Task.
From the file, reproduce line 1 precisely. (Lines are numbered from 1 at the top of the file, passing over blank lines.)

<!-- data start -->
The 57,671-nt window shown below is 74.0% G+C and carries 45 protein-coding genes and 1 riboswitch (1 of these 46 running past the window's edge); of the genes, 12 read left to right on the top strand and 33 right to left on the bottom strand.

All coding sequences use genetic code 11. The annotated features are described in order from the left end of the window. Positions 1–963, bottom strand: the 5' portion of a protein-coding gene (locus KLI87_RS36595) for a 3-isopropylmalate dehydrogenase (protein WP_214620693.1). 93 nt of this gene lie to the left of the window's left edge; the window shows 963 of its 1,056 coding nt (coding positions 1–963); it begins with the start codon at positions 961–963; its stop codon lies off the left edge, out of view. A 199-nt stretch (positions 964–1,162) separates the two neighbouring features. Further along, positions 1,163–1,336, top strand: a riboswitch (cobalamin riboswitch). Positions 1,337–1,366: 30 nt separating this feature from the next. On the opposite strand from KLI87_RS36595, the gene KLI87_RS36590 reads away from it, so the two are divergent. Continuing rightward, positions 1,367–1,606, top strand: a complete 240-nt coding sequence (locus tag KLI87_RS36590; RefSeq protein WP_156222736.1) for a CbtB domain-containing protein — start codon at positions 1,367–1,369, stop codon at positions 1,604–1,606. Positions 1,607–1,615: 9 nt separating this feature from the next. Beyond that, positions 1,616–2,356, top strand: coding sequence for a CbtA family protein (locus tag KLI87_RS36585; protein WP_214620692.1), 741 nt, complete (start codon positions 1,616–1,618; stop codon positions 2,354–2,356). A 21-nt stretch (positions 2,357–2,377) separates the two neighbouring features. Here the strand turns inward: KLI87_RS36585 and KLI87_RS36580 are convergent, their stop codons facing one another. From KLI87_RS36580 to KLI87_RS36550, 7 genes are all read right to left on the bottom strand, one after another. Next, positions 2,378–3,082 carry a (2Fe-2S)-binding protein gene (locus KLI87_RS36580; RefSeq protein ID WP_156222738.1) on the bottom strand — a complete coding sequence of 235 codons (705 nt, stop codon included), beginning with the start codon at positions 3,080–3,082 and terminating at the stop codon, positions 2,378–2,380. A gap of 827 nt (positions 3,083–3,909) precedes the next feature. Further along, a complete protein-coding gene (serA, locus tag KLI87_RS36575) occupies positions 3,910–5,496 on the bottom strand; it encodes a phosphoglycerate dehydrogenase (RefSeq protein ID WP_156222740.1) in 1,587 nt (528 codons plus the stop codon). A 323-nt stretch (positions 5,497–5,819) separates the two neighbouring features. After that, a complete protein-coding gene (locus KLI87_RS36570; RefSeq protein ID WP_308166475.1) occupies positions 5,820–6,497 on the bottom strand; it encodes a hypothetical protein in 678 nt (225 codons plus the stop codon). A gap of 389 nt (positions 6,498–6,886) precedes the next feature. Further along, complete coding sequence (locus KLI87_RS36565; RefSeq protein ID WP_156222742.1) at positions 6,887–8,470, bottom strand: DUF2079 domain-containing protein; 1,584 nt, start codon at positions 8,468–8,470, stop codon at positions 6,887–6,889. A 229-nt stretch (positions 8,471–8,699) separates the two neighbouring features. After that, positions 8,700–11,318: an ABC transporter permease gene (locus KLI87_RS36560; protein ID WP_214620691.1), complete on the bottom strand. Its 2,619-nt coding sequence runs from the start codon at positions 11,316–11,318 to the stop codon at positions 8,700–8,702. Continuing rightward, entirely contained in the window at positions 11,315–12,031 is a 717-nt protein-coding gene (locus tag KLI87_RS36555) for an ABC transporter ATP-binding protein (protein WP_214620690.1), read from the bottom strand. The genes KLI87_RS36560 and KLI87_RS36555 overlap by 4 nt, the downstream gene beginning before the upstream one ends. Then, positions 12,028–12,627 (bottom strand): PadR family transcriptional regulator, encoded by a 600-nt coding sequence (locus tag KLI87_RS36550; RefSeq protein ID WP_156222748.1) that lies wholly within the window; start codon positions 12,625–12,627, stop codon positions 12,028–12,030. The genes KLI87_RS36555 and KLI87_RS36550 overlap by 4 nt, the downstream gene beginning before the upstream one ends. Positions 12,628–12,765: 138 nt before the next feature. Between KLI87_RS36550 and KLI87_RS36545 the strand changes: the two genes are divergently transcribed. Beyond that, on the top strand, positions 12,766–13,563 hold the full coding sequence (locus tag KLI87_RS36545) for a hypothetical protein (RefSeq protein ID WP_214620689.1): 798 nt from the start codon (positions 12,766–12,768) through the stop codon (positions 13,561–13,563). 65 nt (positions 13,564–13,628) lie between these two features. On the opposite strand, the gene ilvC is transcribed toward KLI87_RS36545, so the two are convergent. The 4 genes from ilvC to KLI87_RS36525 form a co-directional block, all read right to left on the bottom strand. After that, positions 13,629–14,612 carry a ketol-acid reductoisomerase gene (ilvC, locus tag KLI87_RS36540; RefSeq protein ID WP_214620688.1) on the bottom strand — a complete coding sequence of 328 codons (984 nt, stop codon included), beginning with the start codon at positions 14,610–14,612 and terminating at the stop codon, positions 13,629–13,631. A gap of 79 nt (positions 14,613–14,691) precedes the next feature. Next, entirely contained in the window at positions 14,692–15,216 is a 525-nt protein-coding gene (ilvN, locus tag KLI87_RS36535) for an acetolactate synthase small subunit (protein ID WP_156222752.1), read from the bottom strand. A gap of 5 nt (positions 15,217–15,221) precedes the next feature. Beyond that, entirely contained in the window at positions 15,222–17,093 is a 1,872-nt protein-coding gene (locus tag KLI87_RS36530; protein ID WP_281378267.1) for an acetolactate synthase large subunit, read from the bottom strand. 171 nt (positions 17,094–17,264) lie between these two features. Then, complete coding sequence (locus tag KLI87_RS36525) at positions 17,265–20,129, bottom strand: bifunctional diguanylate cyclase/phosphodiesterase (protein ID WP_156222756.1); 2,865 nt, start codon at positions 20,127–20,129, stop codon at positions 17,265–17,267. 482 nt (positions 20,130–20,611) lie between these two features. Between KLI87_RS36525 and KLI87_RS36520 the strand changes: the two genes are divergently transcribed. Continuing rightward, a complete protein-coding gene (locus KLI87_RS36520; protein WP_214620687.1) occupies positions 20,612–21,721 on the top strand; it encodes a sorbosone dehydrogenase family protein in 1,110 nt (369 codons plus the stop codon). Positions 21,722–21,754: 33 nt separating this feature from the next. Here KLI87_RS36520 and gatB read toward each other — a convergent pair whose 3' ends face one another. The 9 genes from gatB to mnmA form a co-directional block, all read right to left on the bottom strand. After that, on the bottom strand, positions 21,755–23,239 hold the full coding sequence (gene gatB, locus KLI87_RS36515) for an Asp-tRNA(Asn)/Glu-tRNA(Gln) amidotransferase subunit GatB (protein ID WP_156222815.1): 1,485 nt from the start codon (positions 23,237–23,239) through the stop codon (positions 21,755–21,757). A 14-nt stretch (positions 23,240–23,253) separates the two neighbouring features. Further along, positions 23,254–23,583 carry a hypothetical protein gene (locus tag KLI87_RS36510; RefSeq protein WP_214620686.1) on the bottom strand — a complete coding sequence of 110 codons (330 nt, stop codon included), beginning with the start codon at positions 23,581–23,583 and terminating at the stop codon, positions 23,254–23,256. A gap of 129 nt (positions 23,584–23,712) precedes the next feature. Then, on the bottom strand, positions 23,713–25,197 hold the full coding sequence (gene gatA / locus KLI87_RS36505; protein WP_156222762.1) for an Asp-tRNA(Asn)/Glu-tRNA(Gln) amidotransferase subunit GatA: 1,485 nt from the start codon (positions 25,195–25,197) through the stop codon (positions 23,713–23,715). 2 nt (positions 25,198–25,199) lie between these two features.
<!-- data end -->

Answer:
The 57,671-nt window shown below is 74.0% G+C and carries 45 protein-coding genes and 1 riboswitch (1 of these 46 running past the window's edge); of the genes, 12 read left to right on the top strand and 33 right to left on the bottom strand.